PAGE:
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Suppose want to calculate the shortest path from one node to all other nodes, with the restriction of intermediate nodes cannot be more than a given number.

My major idea is, following how Dijkstra's algorithm works, with only the exception that when updating shortest path, if I see shortest path intermediate nodes exceeds the given number, I will skip the update. More details, refer to this line and len(self.shortest_path[shortest_node_so_far]+[n[0]])-1 <= max_path_stop

Here is my implementation, any advice on performance improvements in terms of algorithm time complexity, code bugs or code style are appreciated.

Test case is from wikipedia diagram (https://en.wikipedia.org/wiki/Dijkstra%27s_algorithm)

Source code in Python 2.7,

from collections import defaultdict
class Graph:
    def __init__(self):
        self.connections = defaultdict(list)
        self.visited = set()
        self.shortest_path = defaultdict(list)
        self.shortest_path_distance = defaultdict(lambda : float('inf'))
    def add_edge(self, edge):
        self.connections[edge[0]].append((edge[1], edge[2]))
        self.connections[edge[1]].append((edge[0], edge[2]))
    def calculate_shortest_path(self, cur, max_path_stop):
        self.visited.add(cur)
        self.shortest_path[cur] = [cur]
        self.shortest_path_distance[cur] = 0
        for n,d in self.connections[cur]:
            self.shortest_path_distance[n] = d
            self.shortest_path[n].append(cur)
            self.shortest_path[n].append(n)
        while (len(self.visited) < len(self.connections.keys())):
            shortest_so_far = float('inf')
            shortest_node_so_far = None
            for n,d in self.shortest_path_distance.items():
                if n in self.visited:
                    continue
                if d <= shortest_so_far:
                    shortest_node_so_far = n
                    shortest_so_far = d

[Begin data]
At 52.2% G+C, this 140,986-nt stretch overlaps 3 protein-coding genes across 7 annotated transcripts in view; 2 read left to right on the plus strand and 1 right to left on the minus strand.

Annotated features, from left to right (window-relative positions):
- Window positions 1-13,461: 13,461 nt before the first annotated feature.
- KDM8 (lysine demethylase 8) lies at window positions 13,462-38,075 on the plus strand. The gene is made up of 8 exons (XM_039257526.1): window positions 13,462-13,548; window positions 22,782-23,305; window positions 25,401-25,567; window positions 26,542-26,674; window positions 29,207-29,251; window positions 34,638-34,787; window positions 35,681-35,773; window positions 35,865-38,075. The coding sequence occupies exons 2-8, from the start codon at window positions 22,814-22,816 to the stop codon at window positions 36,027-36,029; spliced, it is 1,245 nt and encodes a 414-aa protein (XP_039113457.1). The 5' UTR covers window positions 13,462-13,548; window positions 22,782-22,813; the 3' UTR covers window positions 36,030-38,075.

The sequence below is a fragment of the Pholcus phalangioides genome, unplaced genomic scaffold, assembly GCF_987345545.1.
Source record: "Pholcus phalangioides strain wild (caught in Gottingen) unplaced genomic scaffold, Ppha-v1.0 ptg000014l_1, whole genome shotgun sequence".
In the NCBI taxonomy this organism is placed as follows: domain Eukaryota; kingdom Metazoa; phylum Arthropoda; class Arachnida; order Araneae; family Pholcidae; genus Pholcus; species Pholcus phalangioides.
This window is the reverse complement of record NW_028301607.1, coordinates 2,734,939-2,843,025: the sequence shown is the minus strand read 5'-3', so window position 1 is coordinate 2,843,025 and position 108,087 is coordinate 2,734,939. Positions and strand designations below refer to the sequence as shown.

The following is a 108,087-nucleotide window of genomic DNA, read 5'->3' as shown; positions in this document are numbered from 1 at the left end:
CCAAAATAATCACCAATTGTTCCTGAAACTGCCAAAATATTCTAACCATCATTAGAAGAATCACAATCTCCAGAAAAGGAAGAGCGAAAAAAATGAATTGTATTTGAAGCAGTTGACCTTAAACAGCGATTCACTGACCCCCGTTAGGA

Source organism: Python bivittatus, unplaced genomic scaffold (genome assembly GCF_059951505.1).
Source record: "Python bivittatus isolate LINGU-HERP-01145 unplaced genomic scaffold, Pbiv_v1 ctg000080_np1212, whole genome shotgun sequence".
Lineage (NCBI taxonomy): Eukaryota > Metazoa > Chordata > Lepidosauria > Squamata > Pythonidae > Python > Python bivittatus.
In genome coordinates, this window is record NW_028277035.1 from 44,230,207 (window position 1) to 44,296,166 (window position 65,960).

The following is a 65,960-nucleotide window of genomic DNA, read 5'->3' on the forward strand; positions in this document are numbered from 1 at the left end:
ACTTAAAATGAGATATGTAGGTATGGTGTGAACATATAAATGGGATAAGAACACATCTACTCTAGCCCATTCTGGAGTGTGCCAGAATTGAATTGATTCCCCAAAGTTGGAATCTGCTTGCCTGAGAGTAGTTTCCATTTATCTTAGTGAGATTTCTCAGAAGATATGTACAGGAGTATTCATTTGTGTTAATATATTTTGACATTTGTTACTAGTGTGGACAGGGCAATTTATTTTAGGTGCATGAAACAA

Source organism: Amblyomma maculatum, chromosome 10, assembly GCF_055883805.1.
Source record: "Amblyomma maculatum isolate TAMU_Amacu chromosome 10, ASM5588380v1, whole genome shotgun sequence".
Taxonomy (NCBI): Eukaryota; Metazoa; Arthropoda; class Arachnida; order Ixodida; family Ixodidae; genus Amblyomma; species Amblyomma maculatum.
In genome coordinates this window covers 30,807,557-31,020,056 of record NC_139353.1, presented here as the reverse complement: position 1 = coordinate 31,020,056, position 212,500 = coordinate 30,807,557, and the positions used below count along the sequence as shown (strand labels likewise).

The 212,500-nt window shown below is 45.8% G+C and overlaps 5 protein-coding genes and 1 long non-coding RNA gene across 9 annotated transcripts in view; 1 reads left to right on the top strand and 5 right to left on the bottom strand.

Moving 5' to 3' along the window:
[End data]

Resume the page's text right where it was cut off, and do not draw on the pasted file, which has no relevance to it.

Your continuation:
self.visited.add(shortest_node_so_far)
            for n in self.connections[shortest_node_so_far]:
                if self.shortest_path_distance[shortest_node_so_far] + n[1] < self.shortest_path_distance[n[0]] \
                        and len(self.shortest_path[shortest_node_so_far]+[n[0]])-1 <= max_path_stop:
                    self.shortest_path_distance[n[0]]=self.shortest_path_distance[shortest_node_so_far] + n[1]
                    self.shortest_path[n[0]]=self.shortest_path[shortest_node_so_far]+[n[0]]
if __name__ == "__main__":
    g = Graph()
    edges = [(1,2,7),(1,3,9),(1,6,14),(2,3,10),(3,6,2),(5,6,9),(5,4,6),(3,4,11),(2,4,15)]
    for e in edges:
        g.add_edge(e)
    g.calculate_shortest_path(1,2)
    print g.shortest_path
    print g.shortest_path_distance
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1 Answer 1

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If you apply your algorithm twice, as in

        g.calculate_shortest_path(1,3)
        ....
        g.calculate_shortest_path(1,2)

it would fail badly.

The reason is that visited, shortest_path, and shortest_path_distance are not, and cannot be, a property of Graph (especially visited). They are ephemeral properties of a particular traversal.

Questionably shortest_path and shortest_path_distance could be made properties of a vertex to allow for some optimization; I not quite sure it worths effort.

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  • \$\begingroup\$ Thanks vpn, agree with you calling twice will fail, and vote up. What do you mean "made properties of a vertex"? Could you show code? \$\endgroup\$
    – Lin Ma
    Commented Apr 22, 2017 at 4:20
  • \$\begingroup\$ BTW, do you see any bugs in my code besides your above comments? \$\endgroup\$
    – Lin Ma
    Commented Apr 22, 2017 at 4:21
  • \$\begingroup\$ Hi vnp, if you could advise on my above questions, it will be great. \$\endgroup\$
    – Lin Ma
    Commented Apr 25, 2017 at 18:47

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